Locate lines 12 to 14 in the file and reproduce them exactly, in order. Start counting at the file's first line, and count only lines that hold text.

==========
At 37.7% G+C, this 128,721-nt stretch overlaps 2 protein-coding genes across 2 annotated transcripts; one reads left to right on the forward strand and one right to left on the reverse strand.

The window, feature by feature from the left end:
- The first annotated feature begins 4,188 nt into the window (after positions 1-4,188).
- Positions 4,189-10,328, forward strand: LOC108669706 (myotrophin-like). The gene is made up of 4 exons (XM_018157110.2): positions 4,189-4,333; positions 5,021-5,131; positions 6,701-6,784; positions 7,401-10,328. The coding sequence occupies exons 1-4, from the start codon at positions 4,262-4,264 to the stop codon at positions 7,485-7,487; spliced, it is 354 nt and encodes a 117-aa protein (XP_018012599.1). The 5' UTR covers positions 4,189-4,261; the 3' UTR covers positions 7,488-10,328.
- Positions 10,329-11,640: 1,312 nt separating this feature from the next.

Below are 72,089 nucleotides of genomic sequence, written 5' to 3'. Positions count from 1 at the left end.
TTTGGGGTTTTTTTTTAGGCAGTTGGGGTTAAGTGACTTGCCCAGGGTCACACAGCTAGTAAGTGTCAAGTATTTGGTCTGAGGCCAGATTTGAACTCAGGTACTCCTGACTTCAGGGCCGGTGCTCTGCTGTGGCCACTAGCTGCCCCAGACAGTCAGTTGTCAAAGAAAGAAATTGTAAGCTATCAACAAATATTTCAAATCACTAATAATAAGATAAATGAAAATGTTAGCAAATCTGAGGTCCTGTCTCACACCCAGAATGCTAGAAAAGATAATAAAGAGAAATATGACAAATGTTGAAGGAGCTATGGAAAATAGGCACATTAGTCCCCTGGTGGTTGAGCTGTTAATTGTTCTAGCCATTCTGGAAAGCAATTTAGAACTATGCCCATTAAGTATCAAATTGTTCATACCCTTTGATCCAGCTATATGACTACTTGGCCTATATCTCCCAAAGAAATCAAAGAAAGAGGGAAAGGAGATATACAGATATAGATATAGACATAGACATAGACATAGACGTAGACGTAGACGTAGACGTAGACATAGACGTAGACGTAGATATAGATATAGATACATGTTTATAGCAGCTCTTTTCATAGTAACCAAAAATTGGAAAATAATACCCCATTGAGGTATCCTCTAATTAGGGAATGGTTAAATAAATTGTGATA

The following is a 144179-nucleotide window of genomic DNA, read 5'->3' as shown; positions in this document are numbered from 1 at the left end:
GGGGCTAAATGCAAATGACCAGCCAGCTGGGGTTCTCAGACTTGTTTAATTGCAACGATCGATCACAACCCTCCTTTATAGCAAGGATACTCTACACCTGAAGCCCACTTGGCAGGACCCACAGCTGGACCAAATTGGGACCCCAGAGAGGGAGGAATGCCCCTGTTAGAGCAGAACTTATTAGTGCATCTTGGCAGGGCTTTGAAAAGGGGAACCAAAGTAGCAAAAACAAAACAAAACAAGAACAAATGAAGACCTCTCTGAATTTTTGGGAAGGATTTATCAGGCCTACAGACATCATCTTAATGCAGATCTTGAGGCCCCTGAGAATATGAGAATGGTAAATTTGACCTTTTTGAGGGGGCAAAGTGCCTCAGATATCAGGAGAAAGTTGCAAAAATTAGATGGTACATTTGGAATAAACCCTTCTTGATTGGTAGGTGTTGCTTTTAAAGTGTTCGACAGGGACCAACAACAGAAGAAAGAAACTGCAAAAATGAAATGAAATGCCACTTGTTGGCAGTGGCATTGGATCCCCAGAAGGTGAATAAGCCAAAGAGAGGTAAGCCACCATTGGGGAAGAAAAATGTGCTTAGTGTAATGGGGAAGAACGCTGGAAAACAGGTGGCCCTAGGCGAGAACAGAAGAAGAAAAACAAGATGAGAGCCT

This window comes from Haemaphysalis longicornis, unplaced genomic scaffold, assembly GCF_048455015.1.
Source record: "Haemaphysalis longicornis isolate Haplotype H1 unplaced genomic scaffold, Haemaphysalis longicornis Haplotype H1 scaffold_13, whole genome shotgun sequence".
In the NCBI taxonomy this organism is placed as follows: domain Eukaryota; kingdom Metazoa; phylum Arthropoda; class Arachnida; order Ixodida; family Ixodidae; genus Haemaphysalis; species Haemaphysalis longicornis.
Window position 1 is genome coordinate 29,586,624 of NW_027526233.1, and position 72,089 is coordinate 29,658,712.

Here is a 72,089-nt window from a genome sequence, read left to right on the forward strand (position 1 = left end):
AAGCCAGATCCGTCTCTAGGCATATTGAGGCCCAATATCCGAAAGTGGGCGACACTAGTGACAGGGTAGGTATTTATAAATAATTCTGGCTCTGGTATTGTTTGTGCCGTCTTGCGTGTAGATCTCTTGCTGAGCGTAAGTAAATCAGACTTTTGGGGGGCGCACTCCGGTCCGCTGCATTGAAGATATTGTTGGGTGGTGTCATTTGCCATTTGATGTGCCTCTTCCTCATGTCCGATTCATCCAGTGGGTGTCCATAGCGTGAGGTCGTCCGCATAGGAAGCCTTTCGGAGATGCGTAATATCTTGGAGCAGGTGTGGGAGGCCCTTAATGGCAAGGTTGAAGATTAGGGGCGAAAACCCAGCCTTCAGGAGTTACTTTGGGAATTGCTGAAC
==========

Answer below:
In the NCBI taxonomy this organism is placed as follows: domain Eukaryota; kingdom Metazoa; phylum Arthropoda; class Arachnida; order Ixodida; family Ixodidae; genus Haemaphysalis; species Haemaphysalis longicornis.
Window position 1 is genome coordinate 29,586,624 of NW_027526233.1, and position 72,089 is coordinate 29,658,712.

Here is a 72,089-nt window from a genome sequence, read left to right on the forward strand (position 1 = left end):